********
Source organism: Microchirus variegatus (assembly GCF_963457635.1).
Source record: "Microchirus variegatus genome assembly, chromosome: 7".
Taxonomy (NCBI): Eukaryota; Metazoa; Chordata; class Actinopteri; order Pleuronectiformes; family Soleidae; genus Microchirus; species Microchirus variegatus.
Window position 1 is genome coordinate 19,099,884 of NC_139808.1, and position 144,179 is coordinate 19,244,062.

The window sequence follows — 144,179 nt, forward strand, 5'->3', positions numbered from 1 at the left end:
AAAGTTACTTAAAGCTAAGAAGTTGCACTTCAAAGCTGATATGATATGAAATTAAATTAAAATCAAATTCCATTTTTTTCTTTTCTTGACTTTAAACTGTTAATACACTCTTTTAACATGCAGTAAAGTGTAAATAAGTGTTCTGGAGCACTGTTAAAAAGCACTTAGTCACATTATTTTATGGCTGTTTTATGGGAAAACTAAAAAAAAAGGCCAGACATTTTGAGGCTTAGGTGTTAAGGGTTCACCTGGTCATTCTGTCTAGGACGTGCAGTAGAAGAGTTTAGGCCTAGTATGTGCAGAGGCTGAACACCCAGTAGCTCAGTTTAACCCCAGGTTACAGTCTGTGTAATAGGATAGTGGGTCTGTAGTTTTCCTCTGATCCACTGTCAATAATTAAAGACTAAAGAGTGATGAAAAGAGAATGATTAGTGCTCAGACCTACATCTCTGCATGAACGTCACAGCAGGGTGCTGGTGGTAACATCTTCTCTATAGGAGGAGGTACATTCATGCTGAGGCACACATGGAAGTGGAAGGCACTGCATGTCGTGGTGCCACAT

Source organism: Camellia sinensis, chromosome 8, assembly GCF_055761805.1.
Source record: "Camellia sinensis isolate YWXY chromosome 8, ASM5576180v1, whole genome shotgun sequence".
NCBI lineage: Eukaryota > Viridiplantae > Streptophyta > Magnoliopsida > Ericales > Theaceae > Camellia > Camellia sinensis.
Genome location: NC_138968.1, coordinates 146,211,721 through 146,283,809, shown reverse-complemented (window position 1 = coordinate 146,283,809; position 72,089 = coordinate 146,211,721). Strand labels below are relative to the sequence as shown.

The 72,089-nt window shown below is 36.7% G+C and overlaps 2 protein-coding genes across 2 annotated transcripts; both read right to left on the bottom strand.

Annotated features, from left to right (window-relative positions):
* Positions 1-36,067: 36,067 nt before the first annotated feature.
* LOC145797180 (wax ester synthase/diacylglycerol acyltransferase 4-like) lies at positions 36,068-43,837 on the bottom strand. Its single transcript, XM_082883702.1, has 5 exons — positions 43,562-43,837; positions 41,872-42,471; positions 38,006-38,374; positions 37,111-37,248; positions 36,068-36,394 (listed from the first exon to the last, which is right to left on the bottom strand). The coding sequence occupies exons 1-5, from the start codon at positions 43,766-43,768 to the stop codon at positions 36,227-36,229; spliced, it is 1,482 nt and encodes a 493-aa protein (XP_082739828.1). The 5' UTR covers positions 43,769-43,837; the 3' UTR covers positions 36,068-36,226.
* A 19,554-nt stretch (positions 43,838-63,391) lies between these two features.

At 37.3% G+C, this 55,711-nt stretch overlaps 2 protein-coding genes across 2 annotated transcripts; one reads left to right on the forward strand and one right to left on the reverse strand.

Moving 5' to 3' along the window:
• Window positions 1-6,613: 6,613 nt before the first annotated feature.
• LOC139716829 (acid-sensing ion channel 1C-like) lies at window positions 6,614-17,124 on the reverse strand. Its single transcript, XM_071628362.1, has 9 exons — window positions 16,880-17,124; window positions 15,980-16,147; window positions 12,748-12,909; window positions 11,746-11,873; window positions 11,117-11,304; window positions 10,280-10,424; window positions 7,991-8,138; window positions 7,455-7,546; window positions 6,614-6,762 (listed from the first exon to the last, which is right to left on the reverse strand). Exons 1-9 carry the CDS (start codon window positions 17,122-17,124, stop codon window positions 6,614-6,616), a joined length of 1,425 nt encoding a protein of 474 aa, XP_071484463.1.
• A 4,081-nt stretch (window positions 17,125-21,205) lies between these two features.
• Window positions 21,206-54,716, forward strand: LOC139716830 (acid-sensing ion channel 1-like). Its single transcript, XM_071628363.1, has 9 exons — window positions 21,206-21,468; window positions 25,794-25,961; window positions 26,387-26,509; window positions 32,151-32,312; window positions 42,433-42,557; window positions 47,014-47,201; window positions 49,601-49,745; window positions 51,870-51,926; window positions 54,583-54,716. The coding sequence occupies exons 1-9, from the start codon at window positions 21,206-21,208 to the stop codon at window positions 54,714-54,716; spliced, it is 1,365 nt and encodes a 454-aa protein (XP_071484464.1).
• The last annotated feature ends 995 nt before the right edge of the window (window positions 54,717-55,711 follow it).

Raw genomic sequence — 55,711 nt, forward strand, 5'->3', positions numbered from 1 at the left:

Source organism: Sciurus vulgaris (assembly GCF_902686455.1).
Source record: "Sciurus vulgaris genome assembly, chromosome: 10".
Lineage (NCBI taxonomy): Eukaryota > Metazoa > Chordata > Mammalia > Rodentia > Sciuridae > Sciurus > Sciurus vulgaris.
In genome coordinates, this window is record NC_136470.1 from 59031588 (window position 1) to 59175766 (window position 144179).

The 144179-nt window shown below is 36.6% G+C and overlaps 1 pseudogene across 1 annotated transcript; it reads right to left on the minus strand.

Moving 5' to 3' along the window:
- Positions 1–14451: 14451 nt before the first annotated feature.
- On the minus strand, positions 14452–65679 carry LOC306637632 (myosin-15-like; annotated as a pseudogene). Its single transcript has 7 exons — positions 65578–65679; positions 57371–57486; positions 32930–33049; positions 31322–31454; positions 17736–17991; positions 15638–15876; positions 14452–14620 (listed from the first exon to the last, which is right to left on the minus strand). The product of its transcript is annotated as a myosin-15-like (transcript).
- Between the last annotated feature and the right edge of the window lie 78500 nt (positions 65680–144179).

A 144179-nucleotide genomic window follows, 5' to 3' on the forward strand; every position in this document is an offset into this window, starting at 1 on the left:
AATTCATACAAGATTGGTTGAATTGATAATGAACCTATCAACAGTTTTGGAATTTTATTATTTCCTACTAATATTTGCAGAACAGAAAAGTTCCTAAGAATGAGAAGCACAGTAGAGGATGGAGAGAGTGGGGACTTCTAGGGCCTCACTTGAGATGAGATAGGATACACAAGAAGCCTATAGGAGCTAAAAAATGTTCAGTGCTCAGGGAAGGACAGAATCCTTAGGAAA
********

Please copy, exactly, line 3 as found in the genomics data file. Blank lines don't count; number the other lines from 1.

Taxonomy (NCBI): Eukaryota; Metazoa; Chordata; class Actinopteri; order Pleuronectiformes; family Soleidae; genus Microchirus; species Microchirus variegatus.